In the beginning, use words that start with continuant consonant sounds because they are more easily stretched without leaving a gap between sounds. – these sounds are /f/ /l/ /m/ /r/ /s/ /v/ /w/ /z/

  1. Shuffle the cards

  2. Take a card

  3. Don’t show the card

  4. Say the word

  5. Ask your child or student to pull the sounds out of each word, e.g. s…..u…..n…..

This game teaches phoneme segmentation.

Try playing this game with letter tiles to show the link between sounds and letters.

The ability to separate a word into its smallest units of sound. When children can do this, it helps them to connect the sounds they already know to the alternative spellings of the alphabet code.

You could also play this game doing the opposite. Say the sounds of a word and get your child or student to blend the sounds to say the word.

The skill of blending is what all children need to develop to read unfamiliar words.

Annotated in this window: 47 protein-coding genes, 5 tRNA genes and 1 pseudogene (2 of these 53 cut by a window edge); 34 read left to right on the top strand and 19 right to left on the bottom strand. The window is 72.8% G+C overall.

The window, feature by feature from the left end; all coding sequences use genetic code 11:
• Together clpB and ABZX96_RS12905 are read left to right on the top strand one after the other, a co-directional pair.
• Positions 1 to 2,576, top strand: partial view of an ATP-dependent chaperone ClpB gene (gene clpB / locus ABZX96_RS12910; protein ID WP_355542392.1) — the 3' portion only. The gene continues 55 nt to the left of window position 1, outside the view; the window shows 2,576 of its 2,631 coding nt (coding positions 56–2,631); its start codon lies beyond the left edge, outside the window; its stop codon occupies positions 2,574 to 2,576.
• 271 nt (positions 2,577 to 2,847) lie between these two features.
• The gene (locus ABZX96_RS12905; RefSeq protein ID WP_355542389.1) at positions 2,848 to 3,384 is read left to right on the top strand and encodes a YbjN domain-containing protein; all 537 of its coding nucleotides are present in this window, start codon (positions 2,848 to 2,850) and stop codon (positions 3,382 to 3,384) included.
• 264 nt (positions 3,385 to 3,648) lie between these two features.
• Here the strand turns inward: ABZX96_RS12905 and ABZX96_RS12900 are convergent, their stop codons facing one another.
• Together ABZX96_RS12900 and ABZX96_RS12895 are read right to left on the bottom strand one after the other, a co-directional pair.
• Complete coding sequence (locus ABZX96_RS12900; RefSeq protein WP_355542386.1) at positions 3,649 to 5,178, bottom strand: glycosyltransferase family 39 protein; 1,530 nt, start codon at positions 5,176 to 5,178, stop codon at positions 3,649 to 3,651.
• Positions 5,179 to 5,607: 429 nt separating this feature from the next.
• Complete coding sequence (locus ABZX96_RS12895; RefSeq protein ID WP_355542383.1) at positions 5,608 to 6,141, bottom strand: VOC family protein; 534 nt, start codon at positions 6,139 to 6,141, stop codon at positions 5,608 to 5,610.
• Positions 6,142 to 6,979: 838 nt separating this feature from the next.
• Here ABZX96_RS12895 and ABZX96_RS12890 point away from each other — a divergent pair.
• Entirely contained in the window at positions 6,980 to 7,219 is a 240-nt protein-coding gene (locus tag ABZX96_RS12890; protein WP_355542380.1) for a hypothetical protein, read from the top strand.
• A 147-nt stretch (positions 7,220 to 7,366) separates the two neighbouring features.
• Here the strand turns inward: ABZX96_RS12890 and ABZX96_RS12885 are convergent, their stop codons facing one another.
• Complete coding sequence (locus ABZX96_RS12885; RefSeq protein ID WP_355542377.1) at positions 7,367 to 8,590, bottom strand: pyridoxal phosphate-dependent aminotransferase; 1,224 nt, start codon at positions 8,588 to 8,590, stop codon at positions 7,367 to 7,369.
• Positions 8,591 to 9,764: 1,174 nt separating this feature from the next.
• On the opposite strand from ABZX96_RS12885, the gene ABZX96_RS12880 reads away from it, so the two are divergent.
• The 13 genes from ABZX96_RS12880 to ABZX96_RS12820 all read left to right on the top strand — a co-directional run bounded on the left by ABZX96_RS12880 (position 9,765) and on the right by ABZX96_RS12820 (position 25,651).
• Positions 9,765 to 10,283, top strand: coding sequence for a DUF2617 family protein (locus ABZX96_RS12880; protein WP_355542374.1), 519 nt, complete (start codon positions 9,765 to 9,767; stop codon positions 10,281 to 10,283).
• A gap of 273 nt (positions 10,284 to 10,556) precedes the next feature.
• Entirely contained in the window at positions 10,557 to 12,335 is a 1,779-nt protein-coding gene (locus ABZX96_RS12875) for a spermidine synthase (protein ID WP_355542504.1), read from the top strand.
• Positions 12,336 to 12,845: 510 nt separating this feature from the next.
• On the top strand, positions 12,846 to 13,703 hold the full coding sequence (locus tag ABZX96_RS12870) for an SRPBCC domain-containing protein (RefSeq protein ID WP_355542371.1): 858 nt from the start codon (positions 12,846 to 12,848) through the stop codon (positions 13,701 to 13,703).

Always try to say precise sounds. Sometimes we add ‘uh’ as in, ‘muh’ not /m/ ‘fuh’ not /f/


Make a collection of cards and/or objects, and ask your children to spot the odd one out. “Let’s have a look at these objects or cards. I can see a sun, a bus, a block, and a bead. I wonder which one doesn’t begin with a /b/ sound?

Playing these games daily for 5–10 minutes will train little ears to hear sounds within words and discriminate between sounds and words.

Being able to manipulate and pull the sounds out of words is a crucial skill when learning to read.

And just for fun…help your child tune into sounds at home and in their local environment.

When you are out and about, spot the sounds in your local neighbourhood. You could even do this at home.

I can hear a noise in the garden…what could it be?

You could turn this into a guessing game — I can hear a buzzing on that plant over there…what could it be?

We turned our free nature hunt into a sounds hunt when we went to the beach. Instead of the usual—what can you find?

We looked for the items we could hear first. I offered help by dropping my glasses and talking to a crab in a rock pool!